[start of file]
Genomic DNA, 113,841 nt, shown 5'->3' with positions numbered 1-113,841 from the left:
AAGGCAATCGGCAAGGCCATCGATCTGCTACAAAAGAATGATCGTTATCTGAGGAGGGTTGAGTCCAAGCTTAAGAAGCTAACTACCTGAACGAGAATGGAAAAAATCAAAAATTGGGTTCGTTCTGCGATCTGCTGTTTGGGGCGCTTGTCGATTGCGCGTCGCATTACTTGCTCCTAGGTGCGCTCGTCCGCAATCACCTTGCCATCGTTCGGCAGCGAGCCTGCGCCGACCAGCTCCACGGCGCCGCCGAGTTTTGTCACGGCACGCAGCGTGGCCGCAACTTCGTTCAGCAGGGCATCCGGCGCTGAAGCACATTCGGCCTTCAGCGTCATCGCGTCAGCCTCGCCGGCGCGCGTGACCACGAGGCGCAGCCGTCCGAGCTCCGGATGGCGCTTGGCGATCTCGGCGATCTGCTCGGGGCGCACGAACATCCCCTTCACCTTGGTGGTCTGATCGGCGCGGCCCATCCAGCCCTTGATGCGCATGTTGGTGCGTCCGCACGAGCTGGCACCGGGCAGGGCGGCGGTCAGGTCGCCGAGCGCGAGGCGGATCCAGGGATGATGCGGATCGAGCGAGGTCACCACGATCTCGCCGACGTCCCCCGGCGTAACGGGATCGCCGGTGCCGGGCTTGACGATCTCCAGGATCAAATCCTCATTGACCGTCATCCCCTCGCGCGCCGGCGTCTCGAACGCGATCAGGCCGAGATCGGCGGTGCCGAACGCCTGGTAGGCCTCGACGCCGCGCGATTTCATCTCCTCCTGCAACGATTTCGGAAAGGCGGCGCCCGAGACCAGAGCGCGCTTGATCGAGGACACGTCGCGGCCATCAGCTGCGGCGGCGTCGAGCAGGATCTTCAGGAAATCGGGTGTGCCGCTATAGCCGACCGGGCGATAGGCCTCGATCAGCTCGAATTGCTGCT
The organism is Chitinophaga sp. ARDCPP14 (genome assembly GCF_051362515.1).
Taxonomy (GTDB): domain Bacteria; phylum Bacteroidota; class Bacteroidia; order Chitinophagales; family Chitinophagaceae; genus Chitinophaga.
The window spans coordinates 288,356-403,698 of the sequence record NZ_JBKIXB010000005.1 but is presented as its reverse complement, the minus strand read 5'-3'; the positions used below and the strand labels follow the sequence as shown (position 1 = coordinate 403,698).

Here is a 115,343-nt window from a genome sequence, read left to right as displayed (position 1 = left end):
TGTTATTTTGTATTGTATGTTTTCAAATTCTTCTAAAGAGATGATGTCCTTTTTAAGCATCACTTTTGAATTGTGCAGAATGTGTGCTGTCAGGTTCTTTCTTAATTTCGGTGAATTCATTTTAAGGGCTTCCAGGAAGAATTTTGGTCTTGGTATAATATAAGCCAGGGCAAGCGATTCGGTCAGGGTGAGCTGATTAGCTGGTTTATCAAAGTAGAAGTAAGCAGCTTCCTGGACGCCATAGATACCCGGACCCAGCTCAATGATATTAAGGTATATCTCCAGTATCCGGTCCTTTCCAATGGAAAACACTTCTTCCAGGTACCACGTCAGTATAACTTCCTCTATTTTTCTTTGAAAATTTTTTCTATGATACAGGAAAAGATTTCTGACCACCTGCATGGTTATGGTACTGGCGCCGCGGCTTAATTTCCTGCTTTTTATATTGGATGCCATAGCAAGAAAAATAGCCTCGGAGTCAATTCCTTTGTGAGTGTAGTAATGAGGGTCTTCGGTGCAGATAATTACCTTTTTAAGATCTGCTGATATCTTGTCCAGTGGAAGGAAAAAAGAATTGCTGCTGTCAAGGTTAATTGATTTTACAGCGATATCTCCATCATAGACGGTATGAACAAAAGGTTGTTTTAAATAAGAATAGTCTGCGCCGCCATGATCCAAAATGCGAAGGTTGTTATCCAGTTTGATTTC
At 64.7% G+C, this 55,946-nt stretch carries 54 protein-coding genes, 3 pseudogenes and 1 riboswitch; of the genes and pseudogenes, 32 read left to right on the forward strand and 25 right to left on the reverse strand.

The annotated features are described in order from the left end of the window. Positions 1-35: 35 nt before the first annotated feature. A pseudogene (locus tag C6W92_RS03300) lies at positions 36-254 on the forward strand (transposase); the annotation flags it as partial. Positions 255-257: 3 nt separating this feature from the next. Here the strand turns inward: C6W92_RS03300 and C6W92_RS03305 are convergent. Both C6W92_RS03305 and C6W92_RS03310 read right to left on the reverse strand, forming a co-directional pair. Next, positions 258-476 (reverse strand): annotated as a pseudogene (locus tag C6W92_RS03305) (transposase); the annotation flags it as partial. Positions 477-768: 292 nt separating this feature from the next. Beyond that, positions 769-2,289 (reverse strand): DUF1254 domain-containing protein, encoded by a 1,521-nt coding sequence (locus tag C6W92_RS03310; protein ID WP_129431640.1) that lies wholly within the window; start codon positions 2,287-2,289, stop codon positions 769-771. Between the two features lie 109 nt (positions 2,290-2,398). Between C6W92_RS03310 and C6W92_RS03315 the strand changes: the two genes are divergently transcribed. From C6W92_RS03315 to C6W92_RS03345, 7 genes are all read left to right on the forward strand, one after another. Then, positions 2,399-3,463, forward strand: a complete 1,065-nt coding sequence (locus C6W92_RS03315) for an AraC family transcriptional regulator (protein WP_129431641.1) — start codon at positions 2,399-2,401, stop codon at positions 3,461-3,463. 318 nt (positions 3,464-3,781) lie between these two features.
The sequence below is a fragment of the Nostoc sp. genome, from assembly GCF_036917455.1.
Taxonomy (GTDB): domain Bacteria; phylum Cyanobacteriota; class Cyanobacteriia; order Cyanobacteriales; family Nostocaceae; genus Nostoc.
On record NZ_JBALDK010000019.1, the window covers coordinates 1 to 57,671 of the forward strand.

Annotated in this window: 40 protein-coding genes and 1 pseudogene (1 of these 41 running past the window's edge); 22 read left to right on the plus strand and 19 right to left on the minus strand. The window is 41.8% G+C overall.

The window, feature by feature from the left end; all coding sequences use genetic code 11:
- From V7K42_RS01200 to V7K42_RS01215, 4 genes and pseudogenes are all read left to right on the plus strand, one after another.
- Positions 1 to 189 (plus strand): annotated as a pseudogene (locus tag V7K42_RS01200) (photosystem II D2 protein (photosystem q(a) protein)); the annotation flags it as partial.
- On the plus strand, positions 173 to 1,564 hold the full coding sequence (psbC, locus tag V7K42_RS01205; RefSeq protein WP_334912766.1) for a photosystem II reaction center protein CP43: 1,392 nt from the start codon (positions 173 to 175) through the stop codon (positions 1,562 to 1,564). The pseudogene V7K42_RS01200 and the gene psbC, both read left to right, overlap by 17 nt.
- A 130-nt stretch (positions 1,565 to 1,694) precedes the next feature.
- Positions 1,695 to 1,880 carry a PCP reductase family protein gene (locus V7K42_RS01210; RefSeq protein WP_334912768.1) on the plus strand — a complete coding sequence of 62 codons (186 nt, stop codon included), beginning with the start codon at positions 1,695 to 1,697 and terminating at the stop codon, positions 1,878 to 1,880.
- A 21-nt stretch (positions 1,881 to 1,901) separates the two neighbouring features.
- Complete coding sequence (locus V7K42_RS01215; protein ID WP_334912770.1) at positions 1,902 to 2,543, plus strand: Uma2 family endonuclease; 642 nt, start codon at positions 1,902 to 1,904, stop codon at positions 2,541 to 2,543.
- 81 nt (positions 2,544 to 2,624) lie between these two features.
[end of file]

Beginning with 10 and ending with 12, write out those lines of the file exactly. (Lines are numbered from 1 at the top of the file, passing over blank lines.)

The sequence below is a fragment of the Nostoc sp. genome, from assembly GCF_036917455.1.
Taxonomy (GTDB): domain Bacteria; phylum Cyanobacteriota; class Cyanobacteriia; order Cyanobacteriales; family Nostocaceae; genus Nostoc.
On record NZ_JBALDK010000019.1, the window covers coordinates 1 to 57,671 of the forward strand.